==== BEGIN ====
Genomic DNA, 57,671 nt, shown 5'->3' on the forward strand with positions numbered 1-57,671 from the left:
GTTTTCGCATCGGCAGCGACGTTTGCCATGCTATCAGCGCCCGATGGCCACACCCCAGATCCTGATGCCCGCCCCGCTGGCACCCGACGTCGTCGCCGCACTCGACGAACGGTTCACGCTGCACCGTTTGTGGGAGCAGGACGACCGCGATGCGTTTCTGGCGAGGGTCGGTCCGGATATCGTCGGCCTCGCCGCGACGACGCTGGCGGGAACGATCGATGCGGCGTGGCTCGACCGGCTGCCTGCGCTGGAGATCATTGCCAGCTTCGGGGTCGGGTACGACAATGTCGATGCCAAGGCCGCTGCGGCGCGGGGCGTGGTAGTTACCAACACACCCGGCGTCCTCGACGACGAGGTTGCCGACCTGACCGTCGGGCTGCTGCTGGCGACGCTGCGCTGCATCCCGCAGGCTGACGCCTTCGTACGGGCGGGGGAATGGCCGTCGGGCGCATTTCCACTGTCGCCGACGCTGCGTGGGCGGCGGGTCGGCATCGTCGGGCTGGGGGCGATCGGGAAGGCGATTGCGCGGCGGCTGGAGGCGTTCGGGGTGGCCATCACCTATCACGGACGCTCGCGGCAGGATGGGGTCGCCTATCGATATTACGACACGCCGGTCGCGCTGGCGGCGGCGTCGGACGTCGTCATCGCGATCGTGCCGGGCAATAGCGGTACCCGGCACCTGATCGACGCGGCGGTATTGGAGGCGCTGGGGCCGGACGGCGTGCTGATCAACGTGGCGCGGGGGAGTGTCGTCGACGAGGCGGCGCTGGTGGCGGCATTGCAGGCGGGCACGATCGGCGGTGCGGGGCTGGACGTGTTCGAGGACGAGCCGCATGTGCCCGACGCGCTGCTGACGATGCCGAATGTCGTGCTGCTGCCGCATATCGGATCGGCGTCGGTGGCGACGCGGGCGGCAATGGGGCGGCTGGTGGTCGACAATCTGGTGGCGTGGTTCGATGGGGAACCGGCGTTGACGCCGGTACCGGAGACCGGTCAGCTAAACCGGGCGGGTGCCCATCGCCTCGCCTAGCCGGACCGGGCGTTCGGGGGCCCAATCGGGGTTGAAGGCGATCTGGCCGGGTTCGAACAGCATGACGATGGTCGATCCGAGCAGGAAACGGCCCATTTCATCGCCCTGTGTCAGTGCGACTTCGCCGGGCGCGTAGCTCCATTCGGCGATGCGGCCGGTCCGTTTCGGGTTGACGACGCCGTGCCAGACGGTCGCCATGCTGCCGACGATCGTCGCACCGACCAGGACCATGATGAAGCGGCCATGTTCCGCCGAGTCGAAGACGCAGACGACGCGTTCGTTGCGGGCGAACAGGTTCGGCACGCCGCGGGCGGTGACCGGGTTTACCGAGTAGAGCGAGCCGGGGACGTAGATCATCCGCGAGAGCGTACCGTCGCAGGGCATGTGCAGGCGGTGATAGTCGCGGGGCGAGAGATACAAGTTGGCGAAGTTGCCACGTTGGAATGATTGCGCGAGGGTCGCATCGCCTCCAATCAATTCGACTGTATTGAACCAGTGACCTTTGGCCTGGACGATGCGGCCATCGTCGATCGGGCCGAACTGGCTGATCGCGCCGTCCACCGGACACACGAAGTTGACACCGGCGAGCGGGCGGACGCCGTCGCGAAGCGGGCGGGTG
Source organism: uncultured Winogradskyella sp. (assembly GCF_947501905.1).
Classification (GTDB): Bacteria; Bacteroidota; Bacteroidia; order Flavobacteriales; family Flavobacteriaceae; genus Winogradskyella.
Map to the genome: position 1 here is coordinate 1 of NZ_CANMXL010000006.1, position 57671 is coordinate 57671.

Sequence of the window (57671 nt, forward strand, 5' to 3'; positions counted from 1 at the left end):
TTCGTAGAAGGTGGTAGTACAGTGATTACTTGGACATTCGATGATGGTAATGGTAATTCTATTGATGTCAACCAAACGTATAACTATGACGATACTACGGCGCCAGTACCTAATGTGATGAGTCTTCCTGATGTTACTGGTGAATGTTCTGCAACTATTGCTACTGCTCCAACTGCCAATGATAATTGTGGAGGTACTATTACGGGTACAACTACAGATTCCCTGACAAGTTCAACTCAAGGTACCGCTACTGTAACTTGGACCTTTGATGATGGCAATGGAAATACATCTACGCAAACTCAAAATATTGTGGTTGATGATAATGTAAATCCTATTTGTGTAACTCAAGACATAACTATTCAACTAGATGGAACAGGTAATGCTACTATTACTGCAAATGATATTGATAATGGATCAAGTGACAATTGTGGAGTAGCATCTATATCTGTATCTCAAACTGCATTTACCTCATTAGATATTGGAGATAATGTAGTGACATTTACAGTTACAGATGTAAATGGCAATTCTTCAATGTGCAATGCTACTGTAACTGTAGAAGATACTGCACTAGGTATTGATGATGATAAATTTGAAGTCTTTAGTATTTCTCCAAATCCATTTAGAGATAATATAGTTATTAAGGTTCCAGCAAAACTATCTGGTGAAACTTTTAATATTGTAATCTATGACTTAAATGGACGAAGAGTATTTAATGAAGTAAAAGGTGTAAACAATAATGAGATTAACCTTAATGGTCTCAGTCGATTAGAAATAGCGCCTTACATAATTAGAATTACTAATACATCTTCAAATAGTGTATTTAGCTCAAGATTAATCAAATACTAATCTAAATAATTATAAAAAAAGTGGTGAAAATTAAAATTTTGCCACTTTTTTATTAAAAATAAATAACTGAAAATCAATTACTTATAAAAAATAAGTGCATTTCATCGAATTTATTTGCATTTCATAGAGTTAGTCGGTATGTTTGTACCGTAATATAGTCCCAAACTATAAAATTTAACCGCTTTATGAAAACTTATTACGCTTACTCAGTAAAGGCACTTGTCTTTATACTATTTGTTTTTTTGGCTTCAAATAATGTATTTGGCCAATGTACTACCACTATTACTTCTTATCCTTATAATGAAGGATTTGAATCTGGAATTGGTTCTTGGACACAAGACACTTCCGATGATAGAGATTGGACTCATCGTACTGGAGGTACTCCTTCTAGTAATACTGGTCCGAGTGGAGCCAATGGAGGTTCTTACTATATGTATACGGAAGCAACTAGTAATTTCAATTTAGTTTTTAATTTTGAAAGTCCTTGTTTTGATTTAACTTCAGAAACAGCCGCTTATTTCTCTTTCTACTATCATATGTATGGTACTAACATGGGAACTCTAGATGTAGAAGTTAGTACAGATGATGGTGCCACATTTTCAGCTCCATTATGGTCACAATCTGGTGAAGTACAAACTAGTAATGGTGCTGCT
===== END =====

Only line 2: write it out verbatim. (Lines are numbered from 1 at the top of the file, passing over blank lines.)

GTTTTCGCATCGGCAGCGACGTTTGCCATGCTATCAGCGCCCGATGGCCACACCCCAGATCCTGATGCCCGCCCCGCTGGCACCCGACGTCGTCGCCGCACTCGACGAACGGTTCACGCTGCACCGTTTGTGGGAGCAGGACGACCGCGATGCGTTTCTGGCGAGGGTCGGTCCGGATATCGTCGGCCTCGCCGCGACGACGCTGGCGGGAACGATCGATGCGGCGTGGCTCGACCGGCTGCCTGCGCTGGAGATCATTGCCAGCTTCGGGGTCGGGTACGACAATGTCGATGCCAAGGCCGCTGCGGCGCGGGGCGTGGTAGTTACCAACACACCCGGCGTCCTCGACGACGAGGTTGCCGACCTGACCGTCGGGCTGCTGCTGGCGACGCTGCGCTGCATCCCGCAGGCTGACGCCTTCGTACGGGCGGGGGAATGGCCGTCGGGCGCATTTCCACTGTCGCCGACGCTGCGTGGGCGGCGGGTCGGCATCGTCGGGCTGGGGGCGATCGGGAAGGCGATTGCGCGGCGGCTGGAGGCGTTCGGGGTGGCCATCACCTATCACGGACGCTCGCGGCAGGATGGGGTCGCCTATCGATATTACGACACGCCGGTCGCGCTGGCGGCGGCGTCGGACGTCGTCATCGCGATCGTGCCGGGCAATAGCGGTACCCGGCACCTGATCGACGCGGCGGTATTGGAGGCGCTGGGGCCGGACGGCGTGCTGATCAACGTGGCGCGGGGGAGTGTCGTCGACGAGGCGGCGCTGGTGGCGGCATTGCAGGCGGGCACGATCGGCGGTGCGGGGCTGGACGTGTTCGAGGACGAGCCGCATGTGCCCGACGCGCTGCTGACGATGCCGAATGTCGTGCTGCTGCCGCATATCGGATCGGCGTCGGTGGCGACGCGGGCGGCAATGGGGCGGCTGGTGGTCGACAATCTGGTGGCGTGGTTCGATGGGGAACCGGCGTTGACGCCGGTACCGGAGACCGGTCAGCTAAACCGGGCGGGTGCCCATCGCCTCGCCTAGCCGGACCGGGCGTTCGGGGGCCCAATCGGGGTTGAAGGCGATCTGGCCGGGTTCGAACAGCATGACGATGGTCGATCCGAGCAGGAAACGGCCCATTTCATCGCCCTGTGTCAGTGCGACTTCGCCGGGCGCGTAGCTCCATTCGGCGATGCGGCCGGTCCGTTTCGGGTTGACGACGCCGTGCCAGACGGTCGCCATGCTGCCGACGATCGTCGCACCGACCAGGACCATGATGAAGCGGCCATGTTCCGCCGAGTCGAAGACGCAGACGACGCGTTCGTTGCGGGCGAACAGGTTCGGCACGCCGCGGGCGGTGACCGGGTTTACCGAGTAGAGCGAGCCGGGGACGTAGATCATCCGCGAGAGCGTACCGTCGCAGGGCATGTGCAGGCGGTGATAGTCGCGGGGCGAGAGATACAAGTTGGCGAAGTTGCCACGTTGGAATGATTGCGCGAGGGTCGCATCGCCTCCAATCAATTCGACTGTATTGAACCAGTGACCTTTGGCCTGGACGATGCGGCCATCGTCGATCGGGCCGAACTGGCTGATCGCGCCGTCCACCGGACACACGAAGTTGACACCGGCGAGCGGGCGGACGCCGTCGCGAAGCGGGCGGGTG